Wednesday, March 13, 2019

Dr. Wadhera/ French Program

More good news about Priya's research.  Her proposal to a session called "Bad Books" proposed for the Modern Language Association annual convention in Seattle in January 2020 has been accepted.  Her paper is called "Books Behaving Badly: the raison d’être behind Perec’s La Disparition." 

Priya good luck and you make us proud!

Sunday, March 10, 2019

Prof. Inés Archer, Spanish Program

Just to share more good news about our faculty! 

Prof Ines Archer, Spanish adjunct, was the moderator at the conference "The Entry of Latin/ Ibero-American Countries into the UN" that took place, Monday, March 4 at the Instituto Cervantes in Lisbon, Portugal. The  conference presented  the history and significance of the incorporation of Latin American countries to the United Nations. The guests of honor at the table included Javier Rioyo, Director of the Cervantes Institute in Lisbon, Portugal; Dr. Amín Cruz, Minister Counselor of the Permanent Mission of the Dominican Republic to the United Nations, and Virgilio Alcántara, Ambassador of the Dominican Republic to Portugal.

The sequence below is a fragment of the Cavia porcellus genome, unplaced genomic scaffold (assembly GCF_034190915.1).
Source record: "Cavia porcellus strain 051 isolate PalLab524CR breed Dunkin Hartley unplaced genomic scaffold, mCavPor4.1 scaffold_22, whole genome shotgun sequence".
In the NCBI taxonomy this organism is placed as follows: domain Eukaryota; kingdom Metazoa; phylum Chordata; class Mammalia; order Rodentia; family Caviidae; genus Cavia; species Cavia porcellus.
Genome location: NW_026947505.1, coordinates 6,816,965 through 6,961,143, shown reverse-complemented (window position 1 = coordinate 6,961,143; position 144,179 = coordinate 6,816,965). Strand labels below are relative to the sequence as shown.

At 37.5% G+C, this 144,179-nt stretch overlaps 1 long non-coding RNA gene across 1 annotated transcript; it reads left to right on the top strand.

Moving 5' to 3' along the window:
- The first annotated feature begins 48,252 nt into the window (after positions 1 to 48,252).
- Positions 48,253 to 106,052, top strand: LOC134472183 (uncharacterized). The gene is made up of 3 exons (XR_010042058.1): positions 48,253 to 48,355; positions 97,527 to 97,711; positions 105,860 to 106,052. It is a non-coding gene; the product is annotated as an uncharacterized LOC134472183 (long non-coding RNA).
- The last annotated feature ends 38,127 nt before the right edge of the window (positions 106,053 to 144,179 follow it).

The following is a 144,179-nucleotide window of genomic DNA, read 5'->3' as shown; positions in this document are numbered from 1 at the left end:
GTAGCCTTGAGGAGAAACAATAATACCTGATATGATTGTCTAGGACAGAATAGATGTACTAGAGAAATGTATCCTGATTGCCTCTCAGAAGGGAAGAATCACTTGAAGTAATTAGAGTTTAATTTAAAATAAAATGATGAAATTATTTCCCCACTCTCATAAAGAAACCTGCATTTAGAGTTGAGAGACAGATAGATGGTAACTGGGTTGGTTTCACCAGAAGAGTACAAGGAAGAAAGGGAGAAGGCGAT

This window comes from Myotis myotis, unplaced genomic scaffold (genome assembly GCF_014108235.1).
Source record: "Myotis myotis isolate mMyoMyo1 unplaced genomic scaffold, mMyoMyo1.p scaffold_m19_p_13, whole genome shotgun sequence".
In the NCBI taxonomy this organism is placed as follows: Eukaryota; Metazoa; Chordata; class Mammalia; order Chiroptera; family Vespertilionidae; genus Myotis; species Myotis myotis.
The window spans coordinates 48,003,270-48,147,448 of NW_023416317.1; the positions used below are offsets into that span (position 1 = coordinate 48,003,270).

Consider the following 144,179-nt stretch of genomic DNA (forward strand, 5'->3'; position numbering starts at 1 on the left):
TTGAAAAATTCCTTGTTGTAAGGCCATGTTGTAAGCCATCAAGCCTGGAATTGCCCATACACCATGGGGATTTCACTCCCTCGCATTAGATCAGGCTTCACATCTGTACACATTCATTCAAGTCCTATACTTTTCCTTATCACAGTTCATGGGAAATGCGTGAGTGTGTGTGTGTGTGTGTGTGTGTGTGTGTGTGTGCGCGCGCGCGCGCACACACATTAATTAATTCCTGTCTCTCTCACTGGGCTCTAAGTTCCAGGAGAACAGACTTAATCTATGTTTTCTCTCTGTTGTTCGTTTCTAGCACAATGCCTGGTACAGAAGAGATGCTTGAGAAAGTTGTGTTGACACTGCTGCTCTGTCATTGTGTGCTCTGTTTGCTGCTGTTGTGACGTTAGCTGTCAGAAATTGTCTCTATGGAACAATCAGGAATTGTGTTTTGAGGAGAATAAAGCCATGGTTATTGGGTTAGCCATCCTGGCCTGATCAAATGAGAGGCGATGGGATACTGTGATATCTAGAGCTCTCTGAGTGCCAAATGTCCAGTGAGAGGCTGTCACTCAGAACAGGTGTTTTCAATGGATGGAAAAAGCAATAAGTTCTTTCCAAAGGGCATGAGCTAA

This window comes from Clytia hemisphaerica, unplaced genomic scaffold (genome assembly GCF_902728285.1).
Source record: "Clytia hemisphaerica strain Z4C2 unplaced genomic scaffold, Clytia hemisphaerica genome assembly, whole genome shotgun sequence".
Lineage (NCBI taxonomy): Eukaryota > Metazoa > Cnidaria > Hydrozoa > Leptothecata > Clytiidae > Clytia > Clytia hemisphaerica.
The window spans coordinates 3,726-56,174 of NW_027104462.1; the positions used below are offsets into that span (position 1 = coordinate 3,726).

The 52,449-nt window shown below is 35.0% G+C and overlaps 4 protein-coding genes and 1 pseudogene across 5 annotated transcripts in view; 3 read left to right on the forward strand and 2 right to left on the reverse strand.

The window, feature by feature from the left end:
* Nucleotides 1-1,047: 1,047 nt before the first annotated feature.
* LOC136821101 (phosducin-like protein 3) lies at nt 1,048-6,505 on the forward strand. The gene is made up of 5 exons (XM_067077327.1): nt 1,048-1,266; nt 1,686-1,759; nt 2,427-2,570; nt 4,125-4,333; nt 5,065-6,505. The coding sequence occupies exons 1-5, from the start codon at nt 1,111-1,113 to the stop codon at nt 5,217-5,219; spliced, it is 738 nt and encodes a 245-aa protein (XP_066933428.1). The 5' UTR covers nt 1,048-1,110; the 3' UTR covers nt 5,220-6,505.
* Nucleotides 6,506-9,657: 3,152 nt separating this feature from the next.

The event introduced Dr. Cruz's book República Dominicana en las Naciones 1945-2018: Un documento para la historiaThe book gathers the history and documents of how diplomats contributed to peace and human rights leading to the development of the United Nations.

Keep the good work Inés!

Thursday, March 7, 2019

Dr.Priiya Wadhera, French Program

I want to share the good news about Priya's research, she has been invited to  the following project. Priya congratulations!!!!!!!!!!!!!!!!

Dear Priya,
I hope this mail finds you well! Unfortunately I will not be able to make it to the CFFS colloquium this year. The theme is extremely interesting, but I have a book launch here in Oslo on March 14. I nevertheless hope to be able to make it next year, for I have very good memories from last year’s colloquium in Providence.

I particularly appreciated your presentation on Perec, absence and the Holocaust, and this is why I am writing to you today. I am in the process of designing a research project with the preliminary title “Receptions of Memory”, and I was wondering if you would be interested to join this project? 

Currently, the research group consists of myself and two colleagues who are specialists on 18thcentury literature (in France and in Great Britain), and we are seeking funding from a Norwegian research program which finances projects exploring how “[d]emocratic principles and individual human rights” are “under strong pressure” in today’s Europe.